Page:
Rare flower Toothwort found at Dollar Glen
New colonies of an extremely rare flowering plant have been found in woodland at Dollar Glen.
Toothwort, a rare parasitic flower, was found by National Trust for Scotland ecologists who were checking the condition of the glen.
The flower was last seen there more than 10 years ago and it was thought to have disappeared altogether.
Ecologists also found another uncommon flower - the Meadow Saxifrage - at House of the Binns, near Linlithgow.
Toothwort has no chlorophyll and survives only by living off elm and hazel roots.
Mr Lindsay Mackinlay, National Trust for Scotland Nature Conservation Adviser said: "This is a really exciting find.
"For years, we have kept an eye out for this species but with no joy, then when we were wandering down one of the paths checking the condition of the woodland, there it was, happily growing feet from one of our footpaths."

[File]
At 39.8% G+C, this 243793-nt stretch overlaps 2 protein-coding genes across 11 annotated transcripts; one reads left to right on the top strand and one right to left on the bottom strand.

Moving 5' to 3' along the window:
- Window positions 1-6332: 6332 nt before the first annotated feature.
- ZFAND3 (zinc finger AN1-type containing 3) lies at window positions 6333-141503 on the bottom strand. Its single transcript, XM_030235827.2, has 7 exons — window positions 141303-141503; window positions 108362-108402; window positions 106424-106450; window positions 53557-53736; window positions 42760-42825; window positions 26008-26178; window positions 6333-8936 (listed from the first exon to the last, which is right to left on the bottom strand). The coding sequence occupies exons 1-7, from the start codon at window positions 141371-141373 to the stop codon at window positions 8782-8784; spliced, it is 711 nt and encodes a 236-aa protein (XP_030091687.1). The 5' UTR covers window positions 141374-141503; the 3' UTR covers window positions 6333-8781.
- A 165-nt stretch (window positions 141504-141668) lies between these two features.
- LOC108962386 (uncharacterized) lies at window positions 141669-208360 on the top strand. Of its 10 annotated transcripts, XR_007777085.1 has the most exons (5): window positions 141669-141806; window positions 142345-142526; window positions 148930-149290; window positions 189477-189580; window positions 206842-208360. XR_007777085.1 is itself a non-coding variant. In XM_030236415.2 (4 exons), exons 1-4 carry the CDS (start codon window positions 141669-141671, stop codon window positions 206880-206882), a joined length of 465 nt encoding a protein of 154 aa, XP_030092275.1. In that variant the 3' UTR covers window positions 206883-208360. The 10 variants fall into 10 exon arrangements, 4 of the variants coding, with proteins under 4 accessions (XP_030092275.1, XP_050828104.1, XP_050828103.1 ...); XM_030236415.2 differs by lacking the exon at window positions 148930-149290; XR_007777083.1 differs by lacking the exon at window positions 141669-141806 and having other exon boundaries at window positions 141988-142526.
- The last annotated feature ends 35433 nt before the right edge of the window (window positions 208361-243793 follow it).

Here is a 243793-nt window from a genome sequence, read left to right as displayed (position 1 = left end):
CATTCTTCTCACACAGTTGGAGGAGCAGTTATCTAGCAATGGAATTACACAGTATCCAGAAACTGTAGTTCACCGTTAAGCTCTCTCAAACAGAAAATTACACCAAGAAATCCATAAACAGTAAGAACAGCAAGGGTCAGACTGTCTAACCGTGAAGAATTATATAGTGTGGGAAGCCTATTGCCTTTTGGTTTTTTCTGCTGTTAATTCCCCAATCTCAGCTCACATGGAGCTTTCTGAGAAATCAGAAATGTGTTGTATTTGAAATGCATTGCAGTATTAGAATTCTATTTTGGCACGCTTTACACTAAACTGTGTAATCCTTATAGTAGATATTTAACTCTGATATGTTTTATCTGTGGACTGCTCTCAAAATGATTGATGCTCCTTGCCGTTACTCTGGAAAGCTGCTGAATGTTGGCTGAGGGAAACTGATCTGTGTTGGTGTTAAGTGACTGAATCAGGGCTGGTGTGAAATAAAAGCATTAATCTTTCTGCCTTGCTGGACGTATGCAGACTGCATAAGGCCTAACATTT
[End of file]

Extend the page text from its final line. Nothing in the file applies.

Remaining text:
The Meadow Saxifrage - which was found at House of Binns - is an increasingly rare flower of lowland grasslands, which flowers between April and June.
It used to be widespread in the countryside but has since disappeared from large areas of central Scotland.
Mr Mackinlay added: "Part of the work of the National Trust for Scotland is to protect our wild flowers.
"It's always great when we find new areas for uncommon and beautiful plants and we make sure our management tries to conserve them into the future."